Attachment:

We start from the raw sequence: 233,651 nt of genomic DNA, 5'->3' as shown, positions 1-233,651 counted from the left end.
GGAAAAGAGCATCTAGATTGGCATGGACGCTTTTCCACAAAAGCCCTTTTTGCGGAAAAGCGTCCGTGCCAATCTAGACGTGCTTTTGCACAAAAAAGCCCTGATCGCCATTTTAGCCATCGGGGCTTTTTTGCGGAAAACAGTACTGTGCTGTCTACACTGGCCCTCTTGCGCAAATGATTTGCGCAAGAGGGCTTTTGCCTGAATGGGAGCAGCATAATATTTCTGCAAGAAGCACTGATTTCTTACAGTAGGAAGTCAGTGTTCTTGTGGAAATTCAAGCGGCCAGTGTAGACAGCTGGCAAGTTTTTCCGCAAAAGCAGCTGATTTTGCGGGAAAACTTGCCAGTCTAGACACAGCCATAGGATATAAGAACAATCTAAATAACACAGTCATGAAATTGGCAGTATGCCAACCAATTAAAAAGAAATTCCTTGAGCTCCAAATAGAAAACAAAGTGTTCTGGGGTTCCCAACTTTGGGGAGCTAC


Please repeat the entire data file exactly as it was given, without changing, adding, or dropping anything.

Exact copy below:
We start from the raw sequence: 233,651 nt of genomic DNA, 5'->3' as shown, positions 1-233,651 counted from the left end.
GGAAAAGAGCATCTAGATTGGCATGGACGCTTTTCCACAAAAGCCCTTTTTGCGGAAAAGCGTCCGTGCCAATCTAGACGTGCTTTTGCACAAAAAAGCCCTGATCGCCATTTTAGCCATCGGGGCTTTTTTGCGGAAAACAGTACTGTGCTGTCTACACTGGCCCTCTTGCGCAAATGATTTGCGCAAGAGGGCTTTTGCCTGAATGGGAGCAGCATAATATTTCTGCAAGAAGCACTGATTTCTTACAGTAGGAAGTCAGTGTTCTTGTGGAAATTCAAGCGGCCAGTGTAGACAGCTGGCAAGTTTTTCCGCAAAAGCAGCTGATTTTGCGGGAAAACTTGCCAGTCTAGACACAGCCATAGGATATAAGAACAATCTAAATAACACAGTCATGAAATTGGCAGTATGCCAACCAATTAAAAAGAAATTCCTTGAGCTCCAAATAGAAAACAAAGTGTTCTGGGGTTCCCAACTTTGGGGAGCTAC